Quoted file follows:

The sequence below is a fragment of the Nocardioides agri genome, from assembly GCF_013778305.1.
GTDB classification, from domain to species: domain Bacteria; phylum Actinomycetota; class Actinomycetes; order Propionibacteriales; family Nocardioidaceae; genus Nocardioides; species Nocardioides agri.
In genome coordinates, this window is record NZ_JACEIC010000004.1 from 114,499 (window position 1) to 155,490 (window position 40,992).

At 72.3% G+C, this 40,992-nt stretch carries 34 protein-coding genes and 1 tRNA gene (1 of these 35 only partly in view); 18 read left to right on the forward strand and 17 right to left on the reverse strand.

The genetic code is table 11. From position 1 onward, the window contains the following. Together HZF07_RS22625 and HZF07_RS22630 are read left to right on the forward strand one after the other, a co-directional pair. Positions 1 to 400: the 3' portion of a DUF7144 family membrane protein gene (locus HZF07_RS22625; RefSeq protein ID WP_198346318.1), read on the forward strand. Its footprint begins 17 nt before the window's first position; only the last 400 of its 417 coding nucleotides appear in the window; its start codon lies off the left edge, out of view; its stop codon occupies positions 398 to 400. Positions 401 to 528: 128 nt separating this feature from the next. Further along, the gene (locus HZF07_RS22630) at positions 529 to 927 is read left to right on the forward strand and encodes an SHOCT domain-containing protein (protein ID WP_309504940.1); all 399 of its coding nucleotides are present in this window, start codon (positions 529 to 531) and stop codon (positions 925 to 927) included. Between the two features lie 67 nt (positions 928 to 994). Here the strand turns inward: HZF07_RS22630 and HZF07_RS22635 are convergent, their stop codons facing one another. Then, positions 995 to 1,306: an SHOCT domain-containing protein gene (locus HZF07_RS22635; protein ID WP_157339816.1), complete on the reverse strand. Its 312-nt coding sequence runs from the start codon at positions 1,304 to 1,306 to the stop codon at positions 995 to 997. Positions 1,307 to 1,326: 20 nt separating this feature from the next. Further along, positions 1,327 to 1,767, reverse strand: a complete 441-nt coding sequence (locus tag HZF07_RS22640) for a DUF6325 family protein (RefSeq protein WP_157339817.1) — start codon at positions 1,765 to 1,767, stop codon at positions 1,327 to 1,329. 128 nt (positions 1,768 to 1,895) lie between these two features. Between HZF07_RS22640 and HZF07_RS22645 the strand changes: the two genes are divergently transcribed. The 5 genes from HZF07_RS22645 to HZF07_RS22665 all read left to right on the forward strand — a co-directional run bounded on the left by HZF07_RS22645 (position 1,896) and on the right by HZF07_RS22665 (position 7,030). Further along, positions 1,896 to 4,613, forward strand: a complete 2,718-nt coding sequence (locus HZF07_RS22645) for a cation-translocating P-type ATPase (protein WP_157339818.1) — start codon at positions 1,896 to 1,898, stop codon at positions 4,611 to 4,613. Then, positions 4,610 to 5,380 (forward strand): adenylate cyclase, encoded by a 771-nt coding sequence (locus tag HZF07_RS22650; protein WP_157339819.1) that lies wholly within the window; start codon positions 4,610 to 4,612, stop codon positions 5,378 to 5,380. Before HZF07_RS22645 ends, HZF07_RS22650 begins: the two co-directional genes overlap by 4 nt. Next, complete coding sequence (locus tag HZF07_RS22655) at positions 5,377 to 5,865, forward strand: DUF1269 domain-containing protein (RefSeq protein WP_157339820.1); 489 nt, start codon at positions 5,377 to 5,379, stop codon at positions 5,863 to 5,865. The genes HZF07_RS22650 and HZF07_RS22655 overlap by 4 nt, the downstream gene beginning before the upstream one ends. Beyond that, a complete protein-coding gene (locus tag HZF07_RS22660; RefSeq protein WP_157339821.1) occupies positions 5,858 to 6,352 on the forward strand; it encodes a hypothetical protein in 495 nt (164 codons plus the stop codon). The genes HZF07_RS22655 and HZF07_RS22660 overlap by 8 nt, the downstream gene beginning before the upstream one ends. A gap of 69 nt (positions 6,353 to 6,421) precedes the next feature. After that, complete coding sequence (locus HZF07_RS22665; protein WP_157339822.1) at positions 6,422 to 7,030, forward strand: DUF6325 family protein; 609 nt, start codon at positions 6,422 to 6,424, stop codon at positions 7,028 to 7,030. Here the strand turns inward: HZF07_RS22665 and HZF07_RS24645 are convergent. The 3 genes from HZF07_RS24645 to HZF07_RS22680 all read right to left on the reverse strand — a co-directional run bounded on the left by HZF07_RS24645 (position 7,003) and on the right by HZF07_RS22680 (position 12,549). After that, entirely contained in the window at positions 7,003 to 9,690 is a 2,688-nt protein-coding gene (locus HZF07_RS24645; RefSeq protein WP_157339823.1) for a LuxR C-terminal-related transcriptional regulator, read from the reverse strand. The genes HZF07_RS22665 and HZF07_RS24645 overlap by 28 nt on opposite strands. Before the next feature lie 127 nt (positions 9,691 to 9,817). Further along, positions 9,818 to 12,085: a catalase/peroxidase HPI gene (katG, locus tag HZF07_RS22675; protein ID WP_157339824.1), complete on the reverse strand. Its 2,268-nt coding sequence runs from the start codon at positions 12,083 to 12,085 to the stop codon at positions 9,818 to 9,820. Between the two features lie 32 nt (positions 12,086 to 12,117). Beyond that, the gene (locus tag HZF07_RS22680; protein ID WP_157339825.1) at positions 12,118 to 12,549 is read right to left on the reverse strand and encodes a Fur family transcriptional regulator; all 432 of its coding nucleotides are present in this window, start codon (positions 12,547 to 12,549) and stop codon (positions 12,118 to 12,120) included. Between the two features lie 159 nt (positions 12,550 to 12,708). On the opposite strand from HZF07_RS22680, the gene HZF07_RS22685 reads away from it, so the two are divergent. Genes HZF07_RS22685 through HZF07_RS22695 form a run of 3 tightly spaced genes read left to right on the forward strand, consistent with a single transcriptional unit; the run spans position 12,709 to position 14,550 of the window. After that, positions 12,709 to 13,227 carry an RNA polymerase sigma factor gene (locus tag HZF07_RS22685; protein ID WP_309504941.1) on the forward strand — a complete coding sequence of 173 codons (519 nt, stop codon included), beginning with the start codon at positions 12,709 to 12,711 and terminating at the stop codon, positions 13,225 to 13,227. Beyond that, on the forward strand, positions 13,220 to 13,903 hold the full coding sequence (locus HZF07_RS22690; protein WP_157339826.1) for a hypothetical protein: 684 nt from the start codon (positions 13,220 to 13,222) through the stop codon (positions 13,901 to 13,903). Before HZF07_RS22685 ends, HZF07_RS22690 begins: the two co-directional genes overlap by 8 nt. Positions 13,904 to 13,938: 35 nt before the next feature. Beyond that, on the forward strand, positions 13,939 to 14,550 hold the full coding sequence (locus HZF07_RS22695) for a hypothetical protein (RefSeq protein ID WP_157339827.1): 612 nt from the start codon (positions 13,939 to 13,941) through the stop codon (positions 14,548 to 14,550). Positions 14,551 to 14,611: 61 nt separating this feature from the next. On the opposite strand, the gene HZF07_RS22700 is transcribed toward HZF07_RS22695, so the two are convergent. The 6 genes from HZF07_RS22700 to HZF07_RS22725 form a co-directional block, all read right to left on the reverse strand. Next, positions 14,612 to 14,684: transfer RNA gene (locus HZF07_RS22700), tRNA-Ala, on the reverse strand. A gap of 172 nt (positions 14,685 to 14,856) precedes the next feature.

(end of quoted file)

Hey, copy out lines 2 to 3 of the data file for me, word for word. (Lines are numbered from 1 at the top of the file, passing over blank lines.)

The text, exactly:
GTDB classification, from domain to species: domain Bacteria; phylum Actinomycetota; class Actinomycetes; order Propionibacteriales; family Nocardioidaceae; genus Nocardioides; species Nocardioides agri.
In genome coordinates, this window is record NZ_JACEIC010000004.1 from 114,499 (window position 1) to 155,490 (window position 40,992).